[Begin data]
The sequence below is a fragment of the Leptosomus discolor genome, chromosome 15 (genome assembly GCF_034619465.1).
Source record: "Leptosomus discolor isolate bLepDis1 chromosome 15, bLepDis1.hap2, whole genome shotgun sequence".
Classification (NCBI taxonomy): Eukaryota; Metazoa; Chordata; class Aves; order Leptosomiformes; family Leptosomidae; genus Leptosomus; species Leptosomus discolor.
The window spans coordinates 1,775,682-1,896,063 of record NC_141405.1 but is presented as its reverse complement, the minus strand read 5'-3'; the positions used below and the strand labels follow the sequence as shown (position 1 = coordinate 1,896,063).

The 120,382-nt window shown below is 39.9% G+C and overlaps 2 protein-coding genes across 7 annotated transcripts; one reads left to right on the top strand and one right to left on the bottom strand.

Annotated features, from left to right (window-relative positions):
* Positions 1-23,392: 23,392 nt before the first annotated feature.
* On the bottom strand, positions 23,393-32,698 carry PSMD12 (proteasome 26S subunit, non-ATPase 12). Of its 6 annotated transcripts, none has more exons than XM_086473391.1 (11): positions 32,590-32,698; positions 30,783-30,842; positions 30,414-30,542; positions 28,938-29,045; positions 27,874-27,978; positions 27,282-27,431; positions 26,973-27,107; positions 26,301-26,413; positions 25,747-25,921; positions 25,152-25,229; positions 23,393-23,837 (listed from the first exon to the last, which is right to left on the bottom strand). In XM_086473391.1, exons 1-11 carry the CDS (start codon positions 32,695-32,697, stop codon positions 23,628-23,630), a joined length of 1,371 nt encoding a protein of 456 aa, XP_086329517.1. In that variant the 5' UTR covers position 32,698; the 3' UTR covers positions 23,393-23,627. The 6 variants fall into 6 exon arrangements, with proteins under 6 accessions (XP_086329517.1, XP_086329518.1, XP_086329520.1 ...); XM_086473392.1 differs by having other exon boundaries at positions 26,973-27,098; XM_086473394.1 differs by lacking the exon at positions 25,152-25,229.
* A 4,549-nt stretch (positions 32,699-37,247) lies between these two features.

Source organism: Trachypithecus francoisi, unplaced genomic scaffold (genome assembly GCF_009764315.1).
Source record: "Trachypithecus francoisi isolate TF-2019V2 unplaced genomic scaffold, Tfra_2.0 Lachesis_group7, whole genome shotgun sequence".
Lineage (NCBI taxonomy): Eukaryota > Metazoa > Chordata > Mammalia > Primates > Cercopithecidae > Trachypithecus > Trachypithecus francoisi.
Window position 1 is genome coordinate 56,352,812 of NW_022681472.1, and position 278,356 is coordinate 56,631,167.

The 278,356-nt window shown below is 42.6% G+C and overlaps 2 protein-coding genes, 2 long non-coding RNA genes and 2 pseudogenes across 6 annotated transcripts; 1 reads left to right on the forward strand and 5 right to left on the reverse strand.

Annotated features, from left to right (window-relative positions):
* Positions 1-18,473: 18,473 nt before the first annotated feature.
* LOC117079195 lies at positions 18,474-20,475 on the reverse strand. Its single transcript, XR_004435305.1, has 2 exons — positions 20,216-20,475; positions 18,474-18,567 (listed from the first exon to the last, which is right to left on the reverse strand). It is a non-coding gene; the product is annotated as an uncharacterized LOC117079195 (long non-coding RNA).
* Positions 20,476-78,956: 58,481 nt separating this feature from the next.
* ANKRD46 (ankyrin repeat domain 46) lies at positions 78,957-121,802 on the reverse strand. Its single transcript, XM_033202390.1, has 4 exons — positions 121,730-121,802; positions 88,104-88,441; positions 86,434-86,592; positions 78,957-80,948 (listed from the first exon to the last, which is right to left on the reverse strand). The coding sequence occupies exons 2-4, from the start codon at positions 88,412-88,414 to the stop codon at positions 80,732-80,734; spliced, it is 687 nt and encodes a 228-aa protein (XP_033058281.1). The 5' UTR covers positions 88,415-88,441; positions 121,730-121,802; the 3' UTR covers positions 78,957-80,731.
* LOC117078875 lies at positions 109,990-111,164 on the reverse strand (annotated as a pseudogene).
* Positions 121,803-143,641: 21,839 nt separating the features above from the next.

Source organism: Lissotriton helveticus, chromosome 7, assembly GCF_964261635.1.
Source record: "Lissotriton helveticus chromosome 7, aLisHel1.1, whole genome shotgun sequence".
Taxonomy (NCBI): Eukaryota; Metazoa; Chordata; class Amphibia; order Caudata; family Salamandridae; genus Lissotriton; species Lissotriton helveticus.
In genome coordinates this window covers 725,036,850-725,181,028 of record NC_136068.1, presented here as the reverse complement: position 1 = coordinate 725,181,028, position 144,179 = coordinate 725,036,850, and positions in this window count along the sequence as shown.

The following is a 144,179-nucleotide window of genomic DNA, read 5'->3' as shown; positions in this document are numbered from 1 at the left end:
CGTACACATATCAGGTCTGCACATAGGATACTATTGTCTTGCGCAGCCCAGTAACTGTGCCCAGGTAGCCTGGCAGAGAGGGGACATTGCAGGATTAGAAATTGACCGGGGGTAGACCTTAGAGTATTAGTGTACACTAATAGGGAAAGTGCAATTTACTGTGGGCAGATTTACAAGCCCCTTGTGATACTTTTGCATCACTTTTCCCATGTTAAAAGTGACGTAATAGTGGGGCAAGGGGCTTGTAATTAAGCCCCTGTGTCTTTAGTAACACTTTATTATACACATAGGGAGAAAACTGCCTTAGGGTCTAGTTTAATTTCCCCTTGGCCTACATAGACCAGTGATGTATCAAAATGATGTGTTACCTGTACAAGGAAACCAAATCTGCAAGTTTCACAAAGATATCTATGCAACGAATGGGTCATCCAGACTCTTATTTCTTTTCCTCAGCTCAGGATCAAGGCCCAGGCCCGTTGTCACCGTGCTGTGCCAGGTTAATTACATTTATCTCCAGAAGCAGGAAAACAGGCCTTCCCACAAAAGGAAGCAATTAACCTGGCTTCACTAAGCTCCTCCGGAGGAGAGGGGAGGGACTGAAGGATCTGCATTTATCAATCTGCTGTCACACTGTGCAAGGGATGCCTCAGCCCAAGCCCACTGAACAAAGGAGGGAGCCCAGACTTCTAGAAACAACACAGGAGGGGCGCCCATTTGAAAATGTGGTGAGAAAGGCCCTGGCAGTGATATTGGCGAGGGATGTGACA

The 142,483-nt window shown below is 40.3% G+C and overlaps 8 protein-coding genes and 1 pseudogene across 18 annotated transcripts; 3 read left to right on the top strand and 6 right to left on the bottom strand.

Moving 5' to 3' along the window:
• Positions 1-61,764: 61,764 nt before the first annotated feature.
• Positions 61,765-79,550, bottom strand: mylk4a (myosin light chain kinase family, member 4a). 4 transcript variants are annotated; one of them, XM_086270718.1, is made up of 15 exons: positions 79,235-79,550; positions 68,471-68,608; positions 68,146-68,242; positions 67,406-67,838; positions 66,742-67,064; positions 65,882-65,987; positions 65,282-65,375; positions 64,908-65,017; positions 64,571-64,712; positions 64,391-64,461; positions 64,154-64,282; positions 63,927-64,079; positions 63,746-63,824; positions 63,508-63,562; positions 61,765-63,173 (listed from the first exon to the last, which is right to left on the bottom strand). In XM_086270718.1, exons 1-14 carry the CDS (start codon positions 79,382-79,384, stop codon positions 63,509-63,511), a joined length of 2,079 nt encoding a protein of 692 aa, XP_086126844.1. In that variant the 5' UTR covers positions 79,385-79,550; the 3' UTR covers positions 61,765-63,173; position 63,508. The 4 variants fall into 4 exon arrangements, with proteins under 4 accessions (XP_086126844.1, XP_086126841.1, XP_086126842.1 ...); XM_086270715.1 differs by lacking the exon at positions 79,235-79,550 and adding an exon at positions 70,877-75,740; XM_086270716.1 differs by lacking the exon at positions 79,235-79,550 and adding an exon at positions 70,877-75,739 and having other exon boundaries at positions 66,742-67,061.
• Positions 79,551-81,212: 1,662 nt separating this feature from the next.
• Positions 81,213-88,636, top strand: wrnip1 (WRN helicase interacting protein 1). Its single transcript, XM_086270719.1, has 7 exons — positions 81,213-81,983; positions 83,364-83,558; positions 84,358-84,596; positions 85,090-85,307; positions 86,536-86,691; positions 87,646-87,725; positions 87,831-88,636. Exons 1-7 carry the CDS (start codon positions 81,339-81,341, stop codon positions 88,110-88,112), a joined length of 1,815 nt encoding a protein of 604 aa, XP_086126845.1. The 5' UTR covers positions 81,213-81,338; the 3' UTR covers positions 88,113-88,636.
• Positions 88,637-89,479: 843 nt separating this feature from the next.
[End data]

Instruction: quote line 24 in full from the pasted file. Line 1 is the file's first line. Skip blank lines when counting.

Taxonomy (NCBI): Eukaryota; Metazoa; Chordata; class Amphibia; order Caudata; family Salamandridae; genus Lissotriton; species Lissotriton helveticus.